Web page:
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AMERICAN ASSOCIATION FOR MUSEUM VOLUNTEERS

Embracing the Power of College Interns as Volunteers

Internships in museums are an increasingly hot-button issue in the museum field. At the American Alliance of Museums 2016 Annual meeting AAMV Board members contributed to this wider discussion during a round table discussion, "Embracing the Power of College Interns as Volunteers." Below are some take-away notes and thoughts from the session.

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Conversations at AAM | Thursday 26 May, 2016 | 2:45-4:00 p.m.

This session began a conversation between colleagues, contribute to a wider conversation happening in the field, and provide opportunities for museum professionals to share best practices. Below are some notes for the four different facilitated conversations that occurred. We hope that this will be an ongoing conversation through e-mail, the AAMV Listserve, and future state, regional, and national conferences.


Conversation Notes:

Topic #1: The Institutional Level: Ethics (Courtesy Omar Eaton-Martinez)

 - People believe paying interns is the right thing to do. However, they run into a hurdle with academic programs who do not allow students to get paid for internships that they earn credit for.

- Some feel that they want to pay but do not have the financial capacity to do so. How can we fix this problem?

- People see that a consequence of not being able to pay is not attracting applicants of color.

- People were interested to learn more about partnering with schools who have scholarships for students that get selected for non-paid internships. 

* The hardest part of the conversation to have is to come up with solutions that were scalable to all museums.

Topic #2: Recruiting, Placing, and Setting Expectations (Courtesy Herbert Jones)

- Staff buy-in (from the top down) for the internship program is essential. Keeping everyone on the same page, and working to an institutionally agreed upon standard helps avoid problems down the road.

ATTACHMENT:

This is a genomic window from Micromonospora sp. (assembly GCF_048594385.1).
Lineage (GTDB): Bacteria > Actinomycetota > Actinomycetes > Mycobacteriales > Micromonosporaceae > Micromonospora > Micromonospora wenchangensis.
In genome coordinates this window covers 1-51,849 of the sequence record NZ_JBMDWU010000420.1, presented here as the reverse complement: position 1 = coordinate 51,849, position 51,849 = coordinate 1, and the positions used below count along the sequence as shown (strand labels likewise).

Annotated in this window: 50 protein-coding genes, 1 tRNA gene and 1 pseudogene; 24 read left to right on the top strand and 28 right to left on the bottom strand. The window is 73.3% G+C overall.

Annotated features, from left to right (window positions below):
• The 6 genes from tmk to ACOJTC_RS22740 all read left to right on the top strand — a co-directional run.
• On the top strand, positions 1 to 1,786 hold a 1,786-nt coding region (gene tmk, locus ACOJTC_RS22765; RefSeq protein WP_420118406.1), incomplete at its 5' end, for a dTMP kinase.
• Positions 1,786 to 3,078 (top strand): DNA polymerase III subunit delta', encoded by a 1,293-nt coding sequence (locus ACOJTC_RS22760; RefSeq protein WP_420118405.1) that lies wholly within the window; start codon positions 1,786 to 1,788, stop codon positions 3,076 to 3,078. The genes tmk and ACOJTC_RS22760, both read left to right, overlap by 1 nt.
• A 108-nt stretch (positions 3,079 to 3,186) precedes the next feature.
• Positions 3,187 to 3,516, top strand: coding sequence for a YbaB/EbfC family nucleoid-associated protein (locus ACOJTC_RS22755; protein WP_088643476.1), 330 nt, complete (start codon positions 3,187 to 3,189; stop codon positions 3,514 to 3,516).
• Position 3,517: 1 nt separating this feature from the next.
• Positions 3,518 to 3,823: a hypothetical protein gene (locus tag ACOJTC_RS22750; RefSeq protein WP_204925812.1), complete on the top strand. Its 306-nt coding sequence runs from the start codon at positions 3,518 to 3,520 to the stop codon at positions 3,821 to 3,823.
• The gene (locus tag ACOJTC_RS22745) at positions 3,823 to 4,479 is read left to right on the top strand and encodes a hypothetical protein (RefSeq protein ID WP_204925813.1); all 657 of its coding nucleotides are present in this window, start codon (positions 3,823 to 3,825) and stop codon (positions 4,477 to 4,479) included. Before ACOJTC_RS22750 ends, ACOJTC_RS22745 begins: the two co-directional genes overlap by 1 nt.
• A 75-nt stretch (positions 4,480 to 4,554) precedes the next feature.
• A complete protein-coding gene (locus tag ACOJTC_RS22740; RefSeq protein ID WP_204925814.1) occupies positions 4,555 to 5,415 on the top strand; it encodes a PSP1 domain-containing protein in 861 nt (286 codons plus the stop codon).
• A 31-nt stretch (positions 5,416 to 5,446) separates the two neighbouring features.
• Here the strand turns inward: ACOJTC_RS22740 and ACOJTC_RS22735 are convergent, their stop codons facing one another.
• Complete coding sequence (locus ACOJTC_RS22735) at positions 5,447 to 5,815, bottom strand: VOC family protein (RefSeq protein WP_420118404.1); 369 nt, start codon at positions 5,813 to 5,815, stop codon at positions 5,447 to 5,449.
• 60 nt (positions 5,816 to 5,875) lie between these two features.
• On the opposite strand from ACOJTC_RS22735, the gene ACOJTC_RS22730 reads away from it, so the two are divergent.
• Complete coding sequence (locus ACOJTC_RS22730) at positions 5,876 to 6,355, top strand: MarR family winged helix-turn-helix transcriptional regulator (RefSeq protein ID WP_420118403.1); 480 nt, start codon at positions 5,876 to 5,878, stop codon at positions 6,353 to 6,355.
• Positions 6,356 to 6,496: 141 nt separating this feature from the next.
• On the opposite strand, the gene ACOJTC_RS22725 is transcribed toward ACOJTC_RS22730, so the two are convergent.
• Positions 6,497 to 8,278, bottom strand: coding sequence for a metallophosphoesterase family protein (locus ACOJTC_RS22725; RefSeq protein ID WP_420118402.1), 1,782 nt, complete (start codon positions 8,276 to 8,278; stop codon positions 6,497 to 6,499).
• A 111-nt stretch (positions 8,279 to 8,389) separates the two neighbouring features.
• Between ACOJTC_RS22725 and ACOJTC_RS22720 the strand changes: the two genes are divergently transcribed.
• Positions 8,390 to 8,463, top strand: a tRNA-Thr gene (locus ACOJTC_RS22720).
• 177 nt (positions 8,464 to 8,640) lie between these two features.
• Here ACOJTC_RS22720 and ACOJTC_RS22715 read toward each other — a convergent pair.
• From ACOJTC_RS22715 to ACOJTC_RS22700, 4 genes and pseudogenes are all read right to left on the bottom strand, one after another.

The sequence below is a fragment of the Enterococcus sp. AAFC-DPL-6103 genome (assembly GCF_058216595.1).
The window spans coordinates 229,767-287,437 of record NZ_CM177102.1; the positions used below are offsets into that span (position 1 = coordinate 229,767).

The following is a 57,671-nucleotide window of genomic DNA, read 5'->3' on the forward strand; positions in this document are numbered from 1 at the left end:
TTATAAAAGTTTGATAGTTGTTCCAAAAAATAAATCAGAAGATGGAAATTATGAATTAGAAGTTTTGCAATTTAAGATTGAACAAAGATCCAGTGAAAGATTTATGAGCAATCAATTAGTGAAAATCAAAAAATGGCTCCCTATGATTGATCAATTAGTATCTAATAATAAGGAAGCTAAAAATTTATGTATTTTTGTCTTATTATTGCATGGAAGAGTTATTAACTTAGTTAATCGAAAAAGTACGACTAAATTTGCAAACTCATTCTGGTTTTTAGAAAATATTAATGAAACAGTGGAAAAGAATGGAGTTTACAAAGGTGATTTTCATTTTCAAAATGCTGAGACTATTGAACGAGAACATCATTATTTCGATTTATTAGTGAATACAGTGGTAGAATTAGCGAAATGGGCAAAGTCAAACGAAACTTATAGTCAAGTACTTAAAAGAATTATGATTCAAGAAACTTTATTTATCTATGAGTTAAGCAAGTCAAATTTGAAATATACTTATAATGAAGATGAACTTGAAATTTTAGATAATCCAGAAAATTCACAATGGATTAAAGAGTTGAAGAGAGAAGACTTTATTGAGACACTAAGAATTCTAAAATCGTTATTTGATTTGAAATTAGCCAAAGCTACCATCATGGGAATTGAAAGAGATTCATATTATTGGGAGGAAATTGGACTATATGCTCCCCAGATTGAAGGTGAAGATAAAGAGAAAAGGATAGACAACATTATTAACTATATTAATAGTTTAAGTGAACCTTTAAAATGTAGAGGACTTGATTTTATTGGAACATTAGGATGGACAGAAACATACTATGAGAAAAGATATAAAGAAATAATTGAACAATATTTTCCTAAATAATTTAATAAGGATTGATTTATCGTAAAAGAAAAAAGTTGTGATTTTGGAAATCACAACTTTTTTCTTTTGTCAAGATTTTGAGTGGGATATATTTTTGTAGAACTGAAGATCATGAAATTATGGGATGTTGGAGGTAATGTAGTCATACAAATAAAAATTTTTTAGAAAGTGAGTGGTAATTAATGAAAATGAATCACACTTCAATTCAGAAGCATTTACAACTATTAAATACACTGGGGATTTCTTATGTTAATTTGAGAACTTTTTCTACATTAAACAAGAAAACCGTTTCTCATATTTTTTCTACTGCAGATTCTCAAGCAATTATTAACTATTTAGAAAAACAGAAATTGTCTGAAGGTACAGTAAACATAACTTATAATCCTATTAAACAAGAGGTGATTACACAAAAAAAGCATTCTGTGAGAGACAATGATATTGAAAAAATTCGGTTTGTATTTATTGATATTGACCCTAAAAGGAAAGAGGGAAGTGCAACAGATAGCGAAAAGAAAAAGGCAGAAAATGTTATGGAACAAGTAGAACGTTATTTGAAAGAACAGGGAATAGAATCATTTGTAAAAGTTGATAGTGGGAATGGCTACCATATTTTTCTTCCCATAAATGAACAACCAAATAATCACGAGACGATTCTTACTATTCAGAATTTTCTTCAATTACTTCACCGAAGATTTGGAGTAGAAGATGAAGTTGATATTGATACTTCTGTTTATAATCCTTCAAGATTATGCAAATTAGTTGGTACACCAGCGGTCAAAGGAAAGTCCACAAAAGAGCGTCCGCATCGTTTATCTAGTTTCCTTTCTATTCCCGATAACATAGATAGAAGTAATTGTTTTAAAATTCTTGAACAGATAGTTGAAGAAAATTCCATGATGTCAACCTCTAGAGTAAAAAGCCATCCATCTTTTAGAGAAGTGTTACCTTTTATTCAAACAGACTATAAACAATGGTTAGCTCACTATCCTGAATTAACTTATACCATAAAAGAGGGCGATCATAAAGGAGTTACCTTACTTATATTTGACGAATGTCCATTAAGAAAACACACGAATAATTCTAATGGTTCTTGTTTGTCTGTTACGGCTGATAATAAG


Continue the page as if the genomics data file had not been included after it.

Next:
- Contracts may be helpful in holding all parties accountable to the objectives of the internship. Lay out in writing what is to be done, and have people sign off

- There is a difference between mentoring an intern vs. mentoring a junior staff member. Staff should be educated about these difference and given tools to do it

- Interns should be encouraged to volunteer/serve on a board to understand organizational structure/operations, etc. 

Topic #3: Onboarding/day one of internships. (Courtesy Megan Millman)

· Creating a “how to do everything” folder and keeping it up to date. Having an internship manual was something that many institutions mentioned having, or having at one point, but keeping it up to date with each new batch of interns is essential. Others also mentioned allowing interns to add to the manual/handbook so that it serves as a living document that reflects prior intern thoughts as well as the supervisors.

- Having an internship manual was something that many institutions mentioned having, or having at one point, but keeping it up to date with each new batch of interns is essential. Others also mentioned allowing interns to add to the manual/handbook so that it serves as a living document that reflects prior intern thoughts as well as the supervisors.

· Having some sort of manual for all staff that allowed for standardization of the onboarding of interns was also mentioned as an essential tool. This also helps keep things consistent across departments in larger institutions.